Sidewalk cafes abound, so a stop for a cold cappuccino is mandatory. I’m beginning to feel Greek already. Life is slower here, even with the hustle and bustle of the city. Coffee is a one-hour affair with talk and companionship as important as the drink. Slow down and be Greek could be a fitting slogan.
Later in the day, we visited the National Archaeological Museum which was so rich and interesting that we stayed until the very last minute before closing. Seeing the display of the amazing and lifelike figures that were carved out of the famous marble, much of which was quarried on the island of Paros, as beautiful today as when they were created, was exceptional. Although many were missing parts of limbs or facial features, the fact that they were so intact was a source of amazement and appreciation.
Dinner that night was an unexpected discovery. Although we actually had a restaurant chosen as our destination, we couldn’t find it. That’s one of the fun things about travel. When something doesn’t turn out as planned, it can become an opportunity to have a new experience. In finding our way to another of the many neighborhood squares, we approached a street where tables had been set up, with restaurants on both sides serving food outside. Choosing one at random, we were delightfully surprised with the quality of the food. We heard not only Greek, but other languages spoken around us and felt that we were part of a local scene which made us quite happy.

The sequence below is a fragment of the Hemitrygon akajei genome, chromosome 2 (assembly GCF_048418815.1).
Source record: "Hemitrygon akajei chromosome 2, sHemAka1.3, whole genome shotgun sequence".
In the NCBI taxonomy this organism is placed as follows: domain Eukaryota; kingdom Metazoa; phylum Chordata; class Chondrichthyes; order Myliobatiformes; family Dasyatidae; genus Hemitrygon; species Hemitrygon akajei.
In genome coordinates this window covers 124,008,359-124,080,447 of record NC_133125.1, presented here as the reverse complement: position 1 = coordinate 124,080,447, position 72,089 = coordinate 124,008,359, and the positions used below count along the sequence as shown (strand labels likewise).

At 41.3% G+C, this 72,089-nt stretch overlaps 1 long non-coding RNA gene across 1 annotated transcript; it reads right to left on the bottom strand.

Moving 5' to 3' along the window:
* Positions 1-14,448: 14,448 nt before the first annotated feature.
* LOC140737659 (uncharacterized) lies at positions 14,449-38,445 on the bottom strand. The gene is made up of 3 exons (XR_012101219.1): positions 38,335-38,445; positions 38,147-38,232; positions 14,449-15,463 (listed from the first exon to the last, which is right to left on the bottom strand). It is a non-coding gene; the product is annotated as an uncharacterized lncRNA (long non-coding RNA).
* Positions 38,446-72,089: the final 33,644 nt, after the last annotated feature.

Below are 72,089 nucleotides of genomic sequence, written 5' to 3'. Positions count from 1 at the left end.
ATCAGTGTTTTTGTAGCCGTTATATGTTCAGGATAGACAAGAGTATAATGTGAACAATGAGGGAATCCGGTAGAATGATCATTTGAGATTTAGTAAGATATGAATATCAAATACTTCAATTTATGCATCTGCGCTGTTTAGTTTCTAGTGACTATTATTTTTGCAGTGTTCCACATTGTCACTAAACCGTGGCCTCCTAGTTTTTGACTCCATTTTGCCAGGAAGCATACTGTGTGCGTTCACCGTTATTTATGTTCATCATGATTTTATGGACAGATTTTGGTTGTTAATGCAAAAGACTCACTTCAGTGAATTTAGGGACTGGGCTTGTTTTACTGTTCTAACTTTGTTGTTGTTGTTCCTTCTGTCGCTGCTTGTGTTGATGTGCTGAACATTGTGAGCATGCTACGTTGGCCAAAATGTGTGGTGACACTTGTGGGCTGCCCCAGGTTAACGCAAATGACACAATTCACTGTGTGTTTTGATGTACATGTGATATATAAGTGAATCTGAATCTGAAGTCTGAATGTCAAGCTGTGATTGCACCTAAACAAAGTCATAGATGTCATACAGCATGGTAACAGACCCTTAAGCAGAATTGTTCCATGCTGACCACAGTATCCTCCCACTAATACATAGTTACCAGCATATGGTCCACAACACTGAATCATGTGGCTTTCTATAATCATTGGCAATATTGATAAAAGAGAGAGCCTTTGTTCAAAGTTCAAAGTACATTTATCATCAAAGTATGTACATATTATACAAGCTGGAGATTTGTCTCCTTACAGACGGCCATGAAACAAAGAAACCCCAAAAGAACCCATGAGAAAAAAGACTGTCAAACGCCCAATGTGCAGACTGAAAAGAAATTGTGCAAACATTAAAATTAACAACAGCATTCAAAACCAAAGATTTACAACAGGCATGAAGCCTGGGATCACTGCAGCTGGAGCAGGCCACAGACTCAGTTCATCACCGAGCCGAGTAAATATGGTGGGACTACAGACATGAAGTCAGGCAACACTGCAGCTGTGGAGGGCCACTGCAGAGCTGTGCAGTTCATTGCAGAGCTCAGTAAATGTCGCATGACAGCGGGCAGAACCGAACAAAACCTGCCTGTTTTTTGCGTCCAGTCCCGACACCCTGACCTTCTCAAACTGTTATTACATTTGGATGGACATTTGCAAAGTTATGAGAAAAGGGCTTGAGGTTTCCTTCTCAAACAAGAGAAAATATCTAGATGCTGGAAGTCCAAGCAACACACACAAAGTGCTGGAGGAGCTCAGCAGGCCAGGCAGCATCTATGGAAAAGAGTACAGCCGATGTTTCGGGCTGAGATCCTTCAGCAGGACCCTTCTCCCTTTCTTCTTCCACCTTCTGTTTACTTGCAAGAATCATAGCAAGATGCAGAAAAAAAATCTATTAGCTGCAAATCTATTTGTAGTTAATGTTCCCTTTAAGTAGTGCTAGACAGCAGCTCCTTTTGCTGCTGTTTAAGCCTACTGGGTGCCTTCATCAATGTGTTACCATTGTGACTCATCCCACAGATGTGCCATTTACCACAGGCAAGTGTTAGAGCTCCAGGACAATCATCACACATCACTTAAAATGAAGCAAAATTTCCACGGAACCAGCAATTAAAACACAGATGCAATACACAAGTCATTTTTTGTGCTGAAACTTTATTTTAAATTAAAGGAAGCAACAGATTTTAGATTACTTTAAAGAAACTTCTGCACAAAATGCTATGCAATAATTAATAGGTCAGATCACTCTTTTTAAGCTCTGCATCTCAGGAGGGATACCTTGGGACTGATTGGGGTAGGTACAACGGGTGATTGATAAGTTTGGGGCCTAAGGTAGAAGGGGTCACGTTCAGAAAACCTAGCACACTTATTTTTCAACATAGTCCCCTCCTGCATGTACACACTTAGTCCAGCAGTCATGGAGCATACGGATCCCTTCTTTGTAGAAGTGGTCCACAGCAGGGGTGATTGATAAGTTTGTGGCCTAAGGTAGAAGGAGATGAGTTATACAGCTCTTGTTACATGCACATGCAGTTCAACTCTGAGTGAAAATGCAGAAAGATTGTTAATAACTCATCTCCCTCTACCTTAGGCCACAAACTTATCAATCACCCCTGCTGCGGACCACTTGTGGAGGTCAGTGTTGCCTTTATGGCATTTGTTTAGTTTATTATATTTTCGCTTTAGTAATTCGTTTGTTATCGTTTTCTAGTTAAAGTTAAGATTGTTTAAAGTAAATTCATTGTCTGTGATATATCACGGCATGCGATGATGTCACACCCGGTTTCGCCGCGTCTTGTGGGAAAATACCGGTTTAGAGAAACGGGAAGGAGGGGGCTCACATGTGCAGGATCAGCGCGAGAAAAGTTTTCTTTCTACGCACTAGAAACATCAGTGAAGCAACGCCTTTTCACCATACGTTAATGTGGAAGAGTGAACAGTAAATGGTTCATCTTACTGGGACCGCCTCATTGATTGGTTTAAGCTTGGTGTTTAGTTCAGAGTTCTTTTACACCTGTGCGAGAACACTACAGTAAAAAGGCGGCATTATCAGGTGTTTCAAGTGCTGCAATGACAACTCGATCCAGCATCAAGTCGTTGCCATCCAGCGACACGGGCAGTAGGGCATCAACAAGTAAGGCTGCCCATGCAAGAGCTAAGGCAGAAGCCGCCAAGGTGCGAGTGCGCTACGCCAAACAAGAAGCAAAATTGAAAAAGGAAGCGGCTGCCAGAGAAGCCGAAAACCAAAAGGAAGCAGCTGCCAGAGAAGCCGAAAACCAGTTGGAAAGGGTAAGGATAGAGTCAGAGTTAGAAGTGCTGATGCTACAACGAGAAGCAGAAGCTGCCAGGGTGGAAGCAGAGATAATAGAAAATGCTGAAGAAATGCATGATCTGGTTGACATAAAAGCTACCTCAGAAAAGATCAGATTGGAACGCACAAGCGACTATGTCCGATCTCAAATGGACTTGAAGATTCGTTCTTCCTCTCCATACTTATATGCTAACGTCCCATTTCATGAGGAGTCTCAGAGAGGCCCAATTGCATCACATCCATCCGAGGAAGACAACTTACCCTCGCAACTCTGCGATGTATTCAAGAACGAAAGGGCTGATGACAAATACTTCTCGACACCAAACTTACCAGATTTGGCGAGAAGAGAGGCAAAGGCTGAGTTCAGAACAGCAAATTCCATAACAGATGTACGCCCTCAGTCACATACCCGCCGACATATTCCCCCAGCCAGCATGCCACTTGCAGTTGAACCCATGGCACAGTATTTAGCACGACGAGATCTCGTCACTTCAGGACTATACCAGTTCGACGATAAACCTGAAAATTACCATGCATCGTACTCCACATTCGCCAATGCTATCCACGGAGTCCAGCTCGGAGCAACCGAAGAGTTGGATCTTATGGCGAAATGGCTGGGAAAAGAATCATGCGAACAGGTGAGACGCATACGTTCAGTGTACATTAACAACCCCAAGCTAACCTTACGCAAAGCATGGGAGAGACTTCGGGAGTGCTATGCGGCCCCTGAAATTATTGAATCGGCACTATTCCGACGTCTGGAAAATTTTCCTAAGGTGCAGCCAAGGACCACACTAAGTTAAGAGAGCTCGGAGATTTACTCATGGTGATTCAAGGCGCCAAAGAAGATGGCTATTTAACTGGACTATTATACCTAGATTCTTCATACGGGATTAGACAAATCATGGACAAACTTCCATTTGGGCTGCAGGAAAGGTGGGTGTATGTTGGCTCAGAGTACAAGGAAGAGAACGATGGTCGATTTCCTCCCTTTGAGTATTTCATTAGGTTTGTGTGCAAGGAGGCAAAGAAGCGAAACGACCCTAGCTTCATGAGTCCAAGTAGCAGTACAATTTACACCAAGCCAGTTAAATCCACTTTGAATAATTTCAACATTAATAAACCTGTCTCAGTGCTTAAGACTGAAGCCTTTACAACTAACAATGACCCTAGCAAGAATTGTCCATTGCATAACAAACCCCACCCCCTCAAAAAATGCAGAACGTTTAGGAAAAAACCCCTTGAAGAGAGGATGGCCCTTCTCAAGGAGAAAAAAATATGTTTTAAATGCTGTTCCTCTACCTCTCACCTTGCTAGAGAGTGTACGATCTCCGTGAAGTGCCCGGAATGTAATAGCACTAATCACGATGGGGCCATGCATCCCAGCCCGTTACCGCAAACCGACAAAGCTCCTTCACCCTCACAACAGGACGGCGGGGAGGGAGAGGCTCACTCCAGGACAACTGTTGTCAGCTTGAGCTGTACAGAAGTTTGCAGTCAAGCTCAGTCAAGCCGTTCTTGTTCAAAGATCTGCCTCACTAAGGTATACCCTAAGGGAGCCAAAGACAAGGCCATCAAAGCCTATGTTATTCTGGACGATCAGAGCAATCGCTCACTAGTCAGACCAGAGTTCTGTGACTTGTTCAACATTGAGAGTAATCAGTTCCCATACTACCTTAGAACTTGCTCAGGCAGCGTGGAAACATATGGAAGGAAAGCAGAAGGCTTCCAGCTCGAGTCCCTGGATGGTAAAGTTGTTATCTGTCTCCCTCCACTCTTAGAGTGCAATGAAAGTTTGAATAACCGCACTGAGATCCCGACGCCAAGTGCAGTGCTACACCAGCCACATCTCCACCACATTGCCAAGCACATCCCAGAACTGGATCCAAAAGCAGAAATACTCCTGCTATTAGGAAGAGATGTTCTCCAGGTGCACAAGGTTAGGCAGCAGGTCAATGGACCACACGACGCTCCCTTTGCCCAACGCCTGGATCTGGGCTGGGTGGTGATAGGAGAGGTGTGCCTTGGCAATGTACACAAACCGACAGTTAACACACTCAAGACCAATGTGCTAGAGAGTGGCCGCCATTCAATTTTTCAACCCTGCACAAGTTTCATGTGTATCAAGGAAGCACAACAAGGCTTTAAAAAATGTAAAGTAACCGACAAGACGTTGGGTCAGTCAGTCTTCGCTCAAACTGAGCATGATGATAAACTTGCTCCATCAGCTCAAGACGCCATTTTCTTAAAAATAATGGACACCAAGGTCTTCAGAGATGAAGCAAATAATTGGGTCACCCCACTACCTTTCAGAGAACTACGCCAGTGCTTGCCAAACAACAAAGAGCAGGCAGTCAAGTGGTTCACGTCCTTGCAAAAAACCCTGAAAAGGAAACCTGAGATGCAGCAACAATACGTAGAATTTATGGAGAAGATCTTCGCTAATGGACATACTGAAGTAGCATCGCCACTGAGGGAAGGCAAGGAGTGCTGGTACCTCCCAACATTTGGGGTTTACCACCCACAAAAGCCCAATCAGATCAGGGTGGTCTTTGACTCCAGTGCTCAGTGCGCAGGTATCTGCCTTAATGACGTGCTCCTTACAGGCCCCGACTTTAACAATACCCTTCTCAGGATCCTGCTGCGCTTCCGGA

The next day’s feature was the Monastiraki Market with its large flea market. It stands on the same spot as the ancient Greek Agora (market), giving it the feeling of connection to the past. Everywhere you look you see signs of their glorious old civilization — ruins, walls, pillars. We stopped to admire Hadrian’s Library since the building was so well preserved and the restoration still taking place made it appear very much as it must have been during that Emperor’s time in history.
By the early evening, we were ready to go out once again and began by walking through the Plaka district. We had heard about it and somehow felt it might be a place specifically for tourists but…….it actually is the old part of Athens, located at the bottom of the Acropolis and very accessible to much of the hotel area. Yes, it’s been restored and has an array of quaint and interesting shops and places to eat, cafes and tavernas, but it’s still authentic and well worth a visit. This is where people lived thousands of years ago and still live today. There are also evidences of the Byzantine era as well as ancient Greece and, later, Roman influence.
By walking through Plaka and up it’s winding walking streets, we found ourselves at the approach to the new Acropolis Museum located next to the ancient Parthenon. We looked with awe at foundations that had been recently excavated, showing clearly the layout of some of the buildings that had been part of the ancient Greek Acropolis. This area is still in the state of reconstruction and we found ourselves looking down below the level we were standing on to the remains of buildings from thousands of years ago.